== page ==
* economic cost: millions of rands are spent annually in South Africa on therapies of no proven value, often by people who cannot afford to do so, but are driven by a desperate need.

* direct harm: a number of so-called 'natural' remedies are in fact toxic, and may result in physical harm; a number of studies have associated the use of CAM with worse quality of life and shorter survival; CAM may result in multiple drug interactions, leading to decreased efficacy or increased toxicity.

* Indirect harm: the use of CAM may cause failure or delay in obtaining effective therapy, turning the curable into the incurable and resulting in premature death.

* Psychological harm: By offering false hope, quackery steals the most precious thing terminal patients have--time. The belief that patients have nothing to lose by using CAM is very wrong. Most people faced with a terminal disease can make a reasonable psychological adjustment to the fact, and use their remaining time wisely. Quacks discourage people from making this difficult adjustment by reinforcing their denial. Such people usually die unprepared because preparation for death is an admission of failure.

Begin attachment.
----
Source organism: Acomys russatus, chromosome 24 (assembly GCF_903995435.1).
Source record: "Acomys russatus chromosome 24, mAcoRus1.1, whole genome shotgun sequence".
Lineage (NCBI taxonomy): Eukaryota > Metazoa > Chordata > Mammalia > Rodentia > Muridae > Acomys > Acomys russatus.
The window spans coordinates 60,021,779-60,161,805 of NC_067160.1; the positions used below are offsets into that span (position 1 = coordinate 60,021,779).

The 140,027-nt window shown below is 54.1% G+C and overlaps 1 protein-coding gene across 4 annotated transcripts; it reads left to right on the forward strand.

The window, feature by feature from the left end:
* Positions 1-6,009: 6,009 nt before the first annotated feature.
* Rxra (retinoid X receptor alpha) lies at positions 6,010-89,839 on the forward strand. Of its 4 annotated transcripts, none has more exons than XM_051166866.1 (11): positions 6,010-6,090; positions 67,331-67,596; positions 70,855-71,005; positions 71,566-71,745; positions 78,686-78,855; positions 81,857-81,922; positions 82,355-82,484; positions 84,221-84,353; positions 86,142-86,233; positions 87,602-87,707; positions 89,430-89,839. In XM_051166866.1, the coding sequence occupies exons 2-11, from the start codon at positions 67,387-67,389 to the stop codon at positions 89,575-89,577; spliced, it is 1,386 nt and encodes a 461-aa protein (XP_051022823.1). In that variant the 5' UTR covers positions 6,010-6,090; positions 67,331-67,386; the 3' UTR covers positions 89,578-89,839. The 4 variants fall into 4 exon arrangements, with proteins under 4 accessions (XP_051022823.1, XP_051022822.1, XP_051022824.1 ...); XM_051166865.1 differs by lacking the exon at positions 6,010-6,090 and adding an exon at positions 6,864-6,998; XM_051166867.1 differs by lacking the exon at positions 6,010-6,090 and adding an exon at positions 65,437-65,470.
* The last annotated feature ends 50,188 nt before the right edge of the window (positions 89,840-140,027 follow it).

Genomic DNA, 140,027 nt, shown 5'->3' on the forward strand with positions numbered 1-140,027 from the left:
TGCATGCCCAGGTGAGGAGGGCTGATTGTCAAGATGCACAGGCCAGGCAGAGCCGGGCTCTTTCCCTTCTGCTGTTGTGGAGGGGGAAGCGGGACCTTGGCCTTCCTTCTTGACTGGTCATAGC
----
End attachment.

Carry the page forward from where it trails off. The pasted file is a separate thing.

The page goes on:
The South African context

When diagnosed with cancer, patients are faced with an onslaught of unproven CAM products forced upon them by well-meaning people and unscrupulous quacks. Products ranging from vitamins to fight the cancer (no proven benefit, and cancer cells may also benefit from vitamins), antioxidants (shown to be ineffective or detrimental), various immune boosters (no proven value), and a variety of off-the-wall therapies such as insulin potentiation therapy, ozone therapy, oxygen infusion therapy and electromagnetic treatment, are on offer. Practitioners should be familiar with the current CAM fashions and should be able to discuss these in some detail with patients and family. The use of unproven therapies should be discouraged and the use of complementary drug therapies together with proven therapy avoided, due to potential drug interactions. Patients should be provided with access to objective information about CAM (see Further Reading).

Further Reading

Basch EM, Ulbricht CE. Complementary, alternative, and integrative therapies in cancer care. In: De Vita VI, Hellman S, Rosenberg SA, eds. Cancer: Principles and Practice of Oncology, 7th ed. Philadelphia: Lippincott, 2005. Casselith R, Vickers A. Complementary and Alternative Cancer Therapies. In: Kurfe UI, Pollock RE, Weichselbaum RR, et al. eds. Cancer Medicine, 6th ed. Hamilton: BC Decker, 2003. National Council Against Health Fraud: http:// www.ncahf.org Quackwatch: http://www.quackwatch.com

COENRAAD SLABBER, BSc, MB BCh, FCP(SA)

Medical Oncologist, Mary Potter Oncology Centre, Pretoria
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Title Annotation:More about... Update on cancer management
Author:Slabber, Coenraad
Publication:CME: Your SA Journal of CPD
Article Type:Report
Geographic Code:6SOUT
Date:Feb 1, 2007
Words:855
Previous Article:Targeted therapy in cancer in the 21st century.